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Strawberry Tarts Forever

Tart-berryEvery birthday she would gift me strawberries. Sometimes they came chocolate covered in a gold-foil box; sometimes a handful would rest, like Cleopatras, upon a cream custard. Once they appeared as wafer slices making up the layers of a tartlet. Perhaps it was because she was French? Or perhaps it was because one day as we walked arm-in-arm down the Boulevard du Temple we were stopped by a magnum opus. From behind the patisserie window glazed strawberry halves, as hefty as our fists, glinted atop a scalloped crust. In between their coiled ruby hearts froth layers of spun sugar rose in resplendent mounds. Sprigs of mint kissed the fairytale concoction. It was both magnificent and intimidating, something between a pie and a wedding cake. We stood awestruck before it. Mortals were not fit to devour such ornate craftsmanship. This decadence belonged underneath a museum jewel case or in the bedecked hands of Marie Antoinette as she slumbered in the louche Versailles gardens.

Tart-france“It will taste even better than it looks,” the man advised us as he passed by. We were not sure we could afford to find out if he spoke the truth. So we continued gazing until our bellies rumbled. We went to the market and purchased a container of strawberries, miniature blushing versions of the one’s in the shop. We imagined they were plump and scarlet as we ate them. We dreamed that we had bought the unobtainable chef d’oeuvre, salivated over how it would come wrapped in its tissue paper cream-colored box. We fantasized about the silken texture of the egg cream, the shell crumbling in our mouths, the granular berry like sour candy bursting against our tongues. We vowed someday we would march into the store and order their largest piece.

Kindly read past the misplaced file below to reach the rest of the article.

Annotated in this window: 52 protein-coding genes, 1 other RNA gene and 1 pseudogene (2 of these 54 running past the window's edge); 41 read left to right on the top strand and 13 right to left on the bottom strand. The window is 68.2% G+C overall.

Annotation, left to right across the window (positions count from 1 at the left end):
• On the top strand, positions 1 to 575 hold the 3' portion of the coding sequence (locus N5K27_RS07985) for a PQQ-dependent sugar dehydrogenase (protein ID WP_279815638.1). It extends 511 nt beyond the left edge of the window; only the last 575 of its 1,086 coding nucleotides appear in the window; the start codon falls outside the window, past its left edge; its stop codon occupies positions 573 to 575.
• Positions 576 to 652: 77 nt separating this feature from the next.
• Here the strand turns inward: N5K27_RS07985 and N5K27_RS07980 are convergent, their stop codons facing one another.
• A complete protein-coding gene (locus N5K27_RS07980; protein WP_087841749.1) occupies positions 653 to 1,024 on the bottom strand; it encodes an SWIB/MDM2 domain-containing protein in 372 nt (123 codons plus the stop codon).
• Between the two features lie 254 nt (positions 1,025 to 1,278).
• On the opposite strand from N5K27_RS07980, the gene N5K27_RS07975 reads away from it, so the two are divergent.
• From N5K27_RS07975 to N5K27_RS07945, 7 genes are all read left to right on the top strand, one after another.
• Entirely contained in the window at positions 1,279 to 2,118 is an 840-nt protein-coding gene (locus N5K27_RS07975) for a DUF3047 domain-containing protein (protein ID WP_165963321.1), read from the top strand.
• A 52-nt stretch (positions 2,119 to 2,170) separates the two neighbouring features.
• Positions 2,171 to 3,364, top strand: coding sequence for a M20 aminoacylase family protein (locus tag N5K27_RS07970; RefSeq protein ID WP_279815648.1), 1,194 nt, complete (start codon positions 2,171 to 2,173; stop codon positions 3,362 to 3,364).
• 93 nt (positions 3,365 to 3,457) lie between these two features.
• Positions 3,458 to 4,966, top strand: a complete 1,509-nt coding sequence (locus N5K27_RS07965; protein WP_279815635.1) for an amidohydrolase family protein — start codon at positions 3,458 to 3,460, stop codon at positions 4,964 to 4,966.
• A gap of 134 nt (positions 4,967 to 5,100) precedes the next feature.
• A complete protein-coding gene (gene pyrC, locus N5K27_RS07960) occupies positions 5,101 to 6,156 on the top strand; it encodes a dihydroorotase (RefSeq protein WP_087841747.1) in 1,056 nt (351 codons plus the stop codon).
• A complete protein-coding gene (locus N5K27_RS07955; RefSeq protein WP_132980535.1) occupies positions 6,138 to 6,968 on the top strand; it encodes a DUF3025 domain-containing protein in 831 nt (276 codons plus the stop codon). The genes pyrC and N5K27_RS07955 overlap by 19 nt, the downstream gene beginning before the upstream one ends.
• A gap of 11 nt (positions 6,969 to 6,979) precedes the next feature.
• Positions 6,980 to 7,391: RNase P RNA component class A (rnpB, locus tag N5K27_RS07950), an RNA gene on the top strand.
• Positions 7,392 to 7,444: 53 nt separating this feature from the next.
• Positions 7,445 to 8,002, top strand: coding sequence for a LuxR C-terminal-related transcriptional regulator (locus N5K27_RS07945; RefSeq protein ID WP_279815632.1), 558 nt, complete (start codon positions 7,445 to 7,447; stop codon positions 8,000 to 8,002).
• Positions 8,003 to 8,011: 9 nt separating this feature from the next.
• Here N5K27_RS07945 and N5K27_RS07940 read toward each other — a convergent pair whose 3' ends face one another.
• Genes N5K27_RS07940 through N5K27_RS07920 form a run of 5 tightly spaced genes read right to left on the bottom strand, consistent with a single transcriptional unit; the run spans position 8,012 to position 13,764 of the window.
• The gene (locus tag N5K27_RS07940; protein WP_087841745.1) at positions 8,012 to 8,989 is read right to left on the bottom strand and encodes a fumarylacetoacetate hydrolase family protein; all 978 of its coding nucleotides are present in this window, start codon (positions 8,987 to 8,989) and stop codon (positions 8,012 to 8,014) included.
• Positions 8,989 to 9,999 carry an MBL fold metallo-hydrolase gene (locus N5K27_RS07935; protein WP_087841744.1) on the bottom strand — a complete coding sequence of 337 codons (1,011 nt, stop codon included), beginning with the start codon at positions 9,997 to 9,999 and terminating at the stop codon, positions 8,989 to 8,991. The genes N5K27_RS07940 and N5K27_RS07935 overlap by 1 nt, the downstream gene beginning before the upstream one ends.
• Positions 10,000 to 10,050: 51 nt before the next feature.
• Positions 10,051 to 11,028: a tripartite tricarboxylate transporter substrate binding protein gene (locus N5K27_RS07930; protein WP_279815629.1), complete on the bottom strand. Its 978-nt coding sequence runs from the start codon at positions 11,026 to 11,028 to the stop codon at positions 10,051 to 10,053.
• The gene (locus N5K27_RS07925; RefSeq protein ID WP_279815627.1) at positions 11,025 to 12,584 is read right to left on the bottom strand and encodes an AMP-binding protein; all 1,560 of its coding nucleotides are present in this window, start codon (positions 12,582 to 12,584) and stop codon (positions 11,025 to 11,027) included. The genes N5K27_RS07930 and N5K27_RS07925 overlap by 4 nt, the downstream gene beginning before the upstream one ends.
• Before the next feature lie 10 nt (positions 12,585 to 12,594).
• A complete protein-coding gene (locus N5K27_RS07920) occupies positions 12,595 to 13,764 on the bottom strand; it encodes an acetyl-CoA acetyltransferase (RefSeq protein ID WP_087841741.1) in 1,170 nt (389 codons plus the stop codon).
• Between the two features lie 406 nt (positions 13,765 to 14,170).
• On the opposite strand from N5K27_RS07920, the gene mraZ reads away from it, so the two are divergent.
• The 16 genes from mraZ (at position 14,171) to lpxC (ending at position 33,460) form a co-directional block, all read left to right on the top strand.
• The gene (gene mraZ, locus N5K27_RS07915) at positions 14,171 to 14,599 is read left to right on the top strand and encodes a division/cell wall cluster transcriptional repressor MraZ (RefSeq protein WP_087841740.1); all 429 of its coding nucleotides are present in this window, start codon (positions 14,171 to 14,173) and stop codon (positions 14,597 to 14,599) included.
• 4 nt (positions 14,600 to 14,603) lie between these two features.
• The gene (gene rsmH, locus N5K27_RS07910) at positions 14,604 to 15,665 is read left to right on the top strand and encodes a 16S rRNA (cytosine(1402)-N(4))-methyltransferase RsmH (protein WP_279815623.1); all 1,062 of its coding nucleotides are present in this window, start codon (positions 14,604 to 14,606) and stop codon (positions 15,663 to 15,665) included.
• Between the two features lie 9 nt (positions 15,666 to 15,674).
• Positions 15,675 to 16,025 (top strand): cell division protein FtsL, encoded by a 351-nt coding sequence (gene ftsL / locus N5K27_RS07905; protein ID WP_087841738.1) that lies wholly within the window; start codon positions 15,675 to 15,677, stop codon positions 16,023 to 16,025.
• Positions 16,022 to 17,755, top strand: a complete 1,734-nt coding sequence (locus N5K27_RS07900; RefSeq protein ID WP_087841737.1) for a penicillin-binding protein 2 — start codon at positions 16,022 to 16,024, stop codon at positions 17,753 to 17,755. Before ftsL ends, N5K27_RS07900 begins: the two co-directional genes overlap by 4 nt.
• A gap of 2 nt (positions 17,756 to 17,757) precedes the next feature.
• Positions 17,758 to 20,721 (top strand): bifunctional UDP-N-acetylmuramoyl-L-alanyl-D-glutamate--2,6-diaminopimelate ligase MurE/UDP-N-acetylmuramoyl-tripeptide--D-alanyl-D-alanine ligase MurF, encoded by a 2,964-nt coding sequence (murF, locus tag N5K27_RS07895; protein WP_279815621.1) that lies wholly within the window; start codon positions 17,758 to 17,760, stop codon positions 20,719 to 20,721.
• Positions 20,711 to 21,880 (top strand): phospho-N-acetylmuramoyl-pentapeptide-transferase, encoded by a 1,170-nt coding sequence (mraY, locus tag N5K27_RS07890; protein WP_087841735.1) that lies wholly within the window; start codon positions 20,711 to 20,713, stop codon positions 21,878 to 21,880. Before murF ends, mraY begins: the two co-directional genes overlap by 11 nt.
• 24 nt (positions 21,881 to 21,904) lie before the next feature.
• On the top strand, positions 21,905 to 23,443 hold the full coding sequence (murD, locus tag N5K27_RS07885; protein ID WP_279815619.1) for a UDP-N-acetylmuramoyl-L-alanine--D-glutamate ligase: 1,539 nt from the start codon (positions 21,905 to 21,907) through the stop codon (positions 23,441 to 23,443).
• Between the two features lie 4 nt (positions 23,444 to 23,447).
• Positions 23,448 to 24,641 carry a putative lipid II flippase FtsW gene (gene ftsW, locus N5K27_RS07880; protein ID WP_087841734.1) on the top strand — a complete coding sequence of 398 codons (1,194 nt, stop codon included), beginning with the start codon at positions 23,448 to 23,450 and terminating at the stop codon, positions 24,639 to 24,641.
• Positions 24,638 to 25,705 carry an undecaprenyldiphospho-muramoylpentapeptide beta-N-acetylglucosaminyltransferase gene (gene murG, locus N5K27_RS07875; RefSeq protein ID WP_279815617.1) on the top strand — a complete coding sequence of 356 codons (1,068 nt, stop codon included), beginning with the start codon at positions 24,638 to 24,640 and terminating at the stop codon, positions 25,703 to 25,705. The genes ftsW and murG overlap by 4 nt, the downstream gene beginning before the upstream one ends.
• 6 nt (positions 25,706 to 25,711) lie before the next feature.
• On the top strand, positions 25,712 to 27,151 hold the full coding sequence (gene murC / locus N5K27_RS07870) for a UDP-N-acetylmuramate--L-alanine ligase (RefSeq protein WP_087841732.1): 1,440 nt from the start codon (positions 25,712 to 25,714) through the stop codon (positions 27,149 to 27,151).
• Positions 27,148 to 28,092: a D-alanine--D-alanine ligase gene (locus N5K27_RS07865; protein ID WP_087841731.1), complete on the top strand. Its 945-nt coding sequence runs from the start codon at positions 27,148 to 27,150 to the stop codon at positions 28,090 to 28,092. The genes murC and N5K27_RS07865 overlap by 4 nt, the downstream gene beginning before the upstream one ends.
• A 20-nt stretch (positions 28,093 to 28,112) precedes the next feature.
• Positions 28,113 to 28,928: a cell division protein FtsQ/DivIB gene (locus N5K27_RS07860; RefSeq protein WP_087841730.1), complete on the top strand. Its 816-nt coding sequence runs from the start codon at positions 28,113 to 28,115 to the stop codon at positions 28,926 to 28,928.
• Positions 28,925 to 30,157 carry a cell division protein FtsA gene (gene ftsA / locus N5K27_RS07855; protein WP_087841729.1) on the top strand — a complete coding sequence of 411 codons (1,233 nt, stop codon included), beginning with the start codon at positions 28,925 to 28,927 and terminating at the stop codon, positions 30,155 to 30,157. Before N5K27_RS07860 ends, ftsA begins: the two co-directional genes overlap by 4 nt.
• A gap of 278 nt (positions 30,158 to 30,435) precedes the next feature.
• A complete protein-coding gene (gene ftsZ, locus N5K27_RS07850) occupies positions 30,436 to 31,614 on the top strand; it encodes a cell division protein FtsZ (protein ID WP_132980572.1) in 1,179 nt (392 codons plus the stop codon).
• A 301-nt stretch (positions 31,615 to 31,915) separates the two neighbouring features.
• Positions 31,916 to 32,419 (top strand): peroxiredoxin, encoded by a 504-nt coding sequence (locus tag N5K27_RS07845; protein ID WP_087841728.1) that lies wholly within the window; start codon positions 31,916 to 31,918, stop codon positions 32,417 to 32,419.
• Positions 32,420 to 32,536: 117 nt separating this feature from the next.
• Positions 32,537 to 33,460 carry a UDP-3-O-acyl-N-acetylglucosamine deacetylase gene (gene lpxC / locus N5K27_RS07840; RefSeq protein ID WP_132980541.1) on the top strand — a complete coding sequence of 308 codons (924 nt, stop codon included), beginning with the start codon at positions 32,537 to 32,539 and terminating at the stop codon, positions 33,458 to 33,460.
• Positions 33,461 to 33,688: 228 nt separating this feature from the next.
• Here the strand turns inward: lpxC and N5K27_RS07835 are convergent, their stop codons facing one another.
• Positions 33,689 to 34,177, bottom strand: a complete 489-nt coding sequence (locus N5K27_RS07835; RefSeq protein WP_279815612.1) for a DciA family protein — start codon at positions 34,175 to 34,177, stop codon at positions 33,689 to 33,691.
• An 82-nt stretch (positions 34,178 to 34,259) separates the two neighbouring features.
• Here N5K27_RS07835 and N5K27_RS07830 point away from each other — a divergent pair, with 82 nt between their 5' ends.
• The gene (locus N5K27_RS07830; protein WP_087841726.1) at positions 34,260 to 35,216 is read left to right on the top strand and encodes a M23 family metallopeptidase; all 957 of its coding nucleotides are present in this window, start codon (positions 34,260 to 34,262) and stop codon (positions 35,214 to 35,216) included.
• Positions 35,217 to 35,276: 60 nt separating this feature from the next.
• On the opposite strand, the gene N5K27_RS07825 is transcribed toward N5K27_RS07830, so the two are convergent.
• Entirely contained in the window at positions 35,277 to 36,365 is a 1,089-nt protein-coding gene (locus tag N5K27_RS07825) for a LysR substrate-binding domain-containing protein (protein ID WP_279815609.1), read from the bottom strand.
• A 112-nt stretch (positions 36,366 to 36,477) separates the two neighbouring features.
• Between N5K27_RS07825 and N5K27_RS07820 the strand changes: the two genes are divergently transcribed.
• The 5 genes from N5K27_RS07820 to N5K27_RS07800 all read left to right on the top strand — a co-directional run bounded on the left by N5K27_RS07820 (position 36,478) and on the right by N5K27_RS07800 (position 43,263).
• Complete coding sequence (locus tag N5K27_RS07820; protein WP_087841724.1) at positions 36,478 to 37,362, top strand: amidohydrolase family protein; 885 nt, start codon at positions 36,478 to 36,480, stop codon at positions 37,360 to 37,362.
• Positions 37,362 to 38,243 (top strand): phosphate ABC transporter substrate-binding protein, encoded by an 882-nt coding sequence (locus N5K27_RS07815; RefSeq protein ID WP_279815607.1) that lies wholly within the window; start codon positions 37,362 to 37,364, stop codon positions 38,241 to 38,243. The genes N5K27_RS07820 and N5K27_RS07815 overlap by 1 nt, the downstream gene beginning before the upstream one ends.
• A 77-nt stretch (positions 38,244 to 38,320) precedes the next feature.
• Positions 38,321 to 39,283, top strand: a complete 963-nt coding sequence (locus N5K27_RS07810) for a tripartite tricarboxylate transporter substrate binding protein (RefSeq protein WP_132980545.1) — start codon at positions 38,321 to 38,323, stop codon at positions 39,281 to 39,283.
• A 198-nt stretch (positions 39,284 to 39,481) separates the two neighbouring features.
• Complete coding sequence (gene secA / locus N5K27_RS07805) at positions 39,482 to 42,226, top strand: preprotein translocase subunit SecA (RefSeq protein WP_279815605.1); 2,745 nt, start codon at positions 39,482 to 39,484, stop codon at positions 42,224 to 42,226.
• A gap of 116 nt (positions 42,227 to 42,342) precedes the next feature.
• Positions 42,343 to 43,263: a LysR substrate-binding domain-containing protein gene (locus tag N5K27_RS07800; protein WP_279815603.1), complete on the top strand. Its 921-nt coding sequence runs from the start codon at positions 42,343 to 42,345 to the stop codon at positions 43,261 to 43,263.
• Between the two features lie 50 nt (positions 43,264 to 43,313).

Ever since I have regarded pastries and strawberries in a new light. Can a tart be art? There is theater within that custard layer, complexity reigns in the flaking umber crust, every berry poised to perform. I look into each bakery I come across, search those birthday boxes for that long ago symphony in fruit form. I have not found it yet. In the meantime I offer my humble attempt at a masterpiece.Tart-strawberries


BT’s STRAWBERRY TART RECIPE

Serves 8-10       Total Time: 3 hours and 10 minutes [Preparation=2 hours, 30 minutes; Cook=40 minutes]


WHAT YOU NEED

For an 11-inch (27.9 centimeter) round crust —

2 ½ cups (350 grams) all-purpose flour
10 tablespoons (140 grams) unsalted butter
¾ teaspoon (4 grams) salt
1 egg, lightly beaten
¼ cup (60 millilitres) cold water
1 teaspoon (5 millilitres) almond extract (or essence)

For the custard —

2 eggs
2 ½ tablespoons (31 grams) sugar
2 tablespoons (24 grams) cornstarch
½ teaspoon (2.5 millilitres) vanilla extract (essence)
⅔ cup (158 millilitres) milk
Pinch (¼ gram) of salt
6 tablespoons (84 grams) butter

For topping —

4 cups (800 grams) strawberries, hulled and rinsed
1 cup (325 grams) strawberry jelly


WHAT TO DO

For pastry —